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The Chalice and the Blade.

Joseph Martos is a professor at Spalding University, Louisville, Ky.

The books I read for mental stimulation are usually not au courant because I like to wait until the initial hoopla has subsided before I make my choices. This past year, I read a number of books I think will stand the test of time. Here are two of them.

The Chalice and the Blade, by Riane Eisler (Harper San Francisco, 1988), gathers evidence for the existence of a peace-loving, highly developed culture in the Mediterranean area prior to what we normally think of as the "dawn" of Western civilization. Archaeologist Marija Gimbutas and others believe that this egalitarian "civilization of the goddess" was obliterated by the Indo-European invaders who established a domineering, violence-prone society whose gods are exclusively male.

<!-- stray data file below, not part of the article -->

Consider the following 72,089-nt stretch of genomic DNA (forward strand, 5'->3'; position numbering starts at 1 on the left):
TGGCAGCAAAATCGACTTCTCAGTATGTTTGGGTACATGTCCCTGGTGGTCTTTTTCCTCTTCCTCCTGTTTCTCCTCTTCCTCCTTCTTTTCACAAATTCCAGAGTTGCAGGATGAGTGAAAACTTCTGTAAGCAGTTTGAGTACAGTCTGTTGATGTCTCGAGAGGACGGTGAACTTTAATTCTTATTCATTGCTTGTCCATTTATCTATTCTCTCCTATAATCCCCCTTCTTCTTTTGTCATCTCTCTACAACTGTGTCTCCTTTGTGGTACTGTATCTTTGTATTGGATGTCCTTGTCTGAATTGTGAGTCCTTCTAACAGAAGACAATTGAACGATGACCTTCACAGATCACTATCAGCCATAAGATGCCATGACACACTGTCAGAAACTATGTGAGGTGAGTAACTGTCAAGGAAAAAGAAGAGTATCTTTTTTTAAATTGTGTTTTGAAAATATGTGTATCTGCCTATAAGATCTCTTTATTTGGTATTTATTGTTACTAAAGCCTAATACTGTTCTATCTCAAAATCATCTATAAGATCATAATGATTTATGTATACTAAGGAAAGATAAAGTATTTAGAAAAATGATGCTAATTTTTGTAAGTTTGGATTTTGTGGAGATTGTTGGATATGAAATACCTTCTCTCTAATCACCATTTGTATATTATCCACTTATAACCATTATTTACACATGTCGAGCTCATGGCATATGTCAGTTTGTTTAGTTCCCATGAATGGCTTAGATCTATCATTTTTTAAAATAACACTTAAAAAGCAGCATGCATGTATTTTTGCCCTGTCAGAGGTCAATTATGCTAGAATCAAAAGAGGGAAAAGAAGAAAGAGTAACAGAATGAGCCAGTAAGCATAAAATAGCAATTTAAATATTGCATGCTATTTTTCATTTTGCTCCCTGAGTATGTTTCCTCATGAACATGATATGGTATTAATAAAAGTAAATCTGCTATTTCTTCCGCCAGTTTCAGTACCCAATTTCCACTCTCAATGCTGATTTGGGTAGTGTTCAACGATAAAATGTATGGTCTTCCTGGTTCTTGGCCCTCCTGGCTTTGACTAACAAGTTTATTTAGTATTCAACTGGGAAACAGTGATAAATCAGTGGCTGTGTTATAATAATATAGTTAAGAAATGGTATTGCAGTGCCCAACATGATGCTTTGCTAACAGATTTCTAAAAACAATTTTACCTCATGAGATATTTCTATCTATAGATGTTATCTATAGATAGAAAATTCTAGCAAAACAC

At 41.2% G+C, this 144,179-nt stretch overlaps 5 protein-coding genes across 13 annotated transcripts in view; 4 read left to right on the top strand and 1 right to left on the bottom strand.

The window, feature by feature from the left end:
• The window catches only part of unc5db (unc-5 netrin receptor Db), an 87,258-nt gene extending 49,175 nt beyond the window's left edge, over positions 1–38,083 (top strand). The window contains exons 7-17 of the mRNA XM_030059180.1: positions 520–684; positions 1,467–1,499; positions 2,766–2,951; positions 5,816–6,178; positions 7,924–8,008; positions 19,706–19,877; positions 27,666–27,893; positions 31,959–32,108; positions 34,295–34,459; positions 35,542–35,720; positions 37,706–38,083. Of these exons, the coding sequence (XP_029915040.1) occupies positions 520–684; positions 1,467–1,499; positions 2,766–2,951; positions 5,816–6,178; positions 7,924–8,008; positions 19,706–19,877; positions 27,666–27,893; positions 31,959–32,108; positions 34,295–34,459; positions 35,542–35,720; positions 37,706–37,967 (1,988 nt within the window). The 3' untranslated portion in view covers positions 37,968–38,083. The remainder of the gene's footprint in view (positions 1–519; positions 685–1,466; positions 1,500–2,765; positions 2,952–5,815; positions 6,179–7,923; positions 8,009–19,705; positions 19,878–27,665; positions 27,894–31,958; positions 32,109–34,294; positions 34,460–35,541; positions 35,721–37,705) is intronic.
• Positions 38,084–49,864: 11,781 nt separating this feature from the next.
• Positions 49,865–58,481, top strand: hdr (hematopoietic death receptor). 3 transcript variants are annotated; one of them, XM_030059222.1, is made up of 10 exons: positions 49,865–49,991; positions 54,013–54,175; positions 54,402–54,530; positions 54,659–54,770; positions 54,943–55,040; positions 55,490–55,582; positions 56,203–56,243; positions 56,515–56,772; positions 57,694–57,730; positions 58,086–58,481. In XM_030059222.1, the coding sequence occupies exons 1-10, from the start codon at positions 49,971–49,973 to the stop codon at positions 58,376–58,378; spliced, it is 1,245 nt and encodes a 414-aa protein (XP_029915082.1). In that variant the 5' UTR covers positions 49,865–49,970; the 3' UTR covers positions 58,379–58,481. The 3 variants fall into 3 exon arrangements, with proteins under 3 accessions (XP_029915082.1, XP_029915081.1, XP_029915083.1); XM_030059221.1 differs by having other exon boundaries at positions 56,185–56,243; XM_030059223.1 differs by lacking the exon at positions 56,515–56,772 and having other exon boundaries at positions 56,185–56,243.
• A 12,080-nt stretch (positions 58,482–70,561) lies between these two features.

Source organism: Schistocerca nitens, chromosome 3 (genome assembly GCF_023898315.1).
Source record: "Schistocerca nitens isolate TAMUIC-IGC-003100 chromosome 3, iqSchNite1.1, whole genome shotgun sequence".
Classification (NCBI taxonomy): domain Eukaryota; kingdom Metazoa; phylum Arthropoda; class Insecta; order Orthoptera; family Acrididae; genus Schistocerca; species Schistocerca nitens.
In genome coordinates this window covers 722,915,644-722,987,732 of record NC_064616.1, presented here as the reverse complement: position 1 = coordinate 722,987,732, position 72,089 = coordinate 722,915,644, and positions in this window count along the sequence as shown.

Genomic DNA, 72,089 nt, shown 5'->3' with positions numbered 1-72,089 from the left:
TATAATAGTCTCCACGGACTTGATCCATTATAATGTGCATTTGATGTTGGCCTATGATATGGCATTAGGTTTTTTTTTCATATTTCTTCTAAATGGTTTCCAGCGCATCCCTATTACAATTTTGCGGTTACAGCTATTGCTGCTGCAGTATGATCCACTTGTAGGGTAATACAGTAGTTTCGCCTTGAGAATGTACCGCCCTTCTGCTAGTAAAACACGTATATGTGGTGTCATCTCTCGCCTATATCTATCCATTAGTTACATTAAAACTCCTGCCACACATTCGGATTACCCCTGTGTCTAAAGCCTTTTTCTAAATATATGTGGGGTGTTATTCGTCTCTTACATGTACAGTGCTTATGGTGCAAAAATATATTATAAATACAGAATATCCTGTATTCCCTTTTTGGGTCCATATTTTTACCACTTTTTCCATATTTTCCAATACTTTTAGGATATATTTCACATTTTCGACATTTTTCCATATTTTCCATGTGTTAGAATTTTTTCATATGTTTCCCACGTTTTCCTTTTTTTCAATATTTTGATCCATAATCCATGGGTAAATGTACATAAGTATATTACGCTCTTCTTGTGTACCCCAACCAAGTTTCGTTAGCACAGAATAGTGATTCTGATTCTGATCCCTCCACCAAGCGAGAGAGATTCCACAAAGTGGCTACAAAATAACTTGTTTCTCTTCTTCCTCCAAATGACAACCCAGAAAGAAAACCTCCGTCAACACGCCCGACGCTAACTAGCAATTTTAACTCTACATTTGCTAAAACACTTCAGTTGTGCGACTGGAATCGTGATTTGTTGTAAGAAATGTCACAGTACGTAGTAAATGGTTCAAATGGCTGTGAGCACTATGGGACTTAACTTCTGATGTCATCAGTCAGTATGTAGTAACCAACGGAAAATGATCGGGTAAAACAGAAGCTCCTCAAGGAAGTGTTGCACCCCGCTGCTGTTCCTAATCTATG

Their thesis suggests that patriarchy is not rooted in human nature or culture and that the hope for a more egalitarian future has precedents in history as well as in the imagination.
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Author:Martos, Joseph
Publication:National Catholic Reporter
Article Type:Book Review
Date:Nov 19, 1993
Words:162
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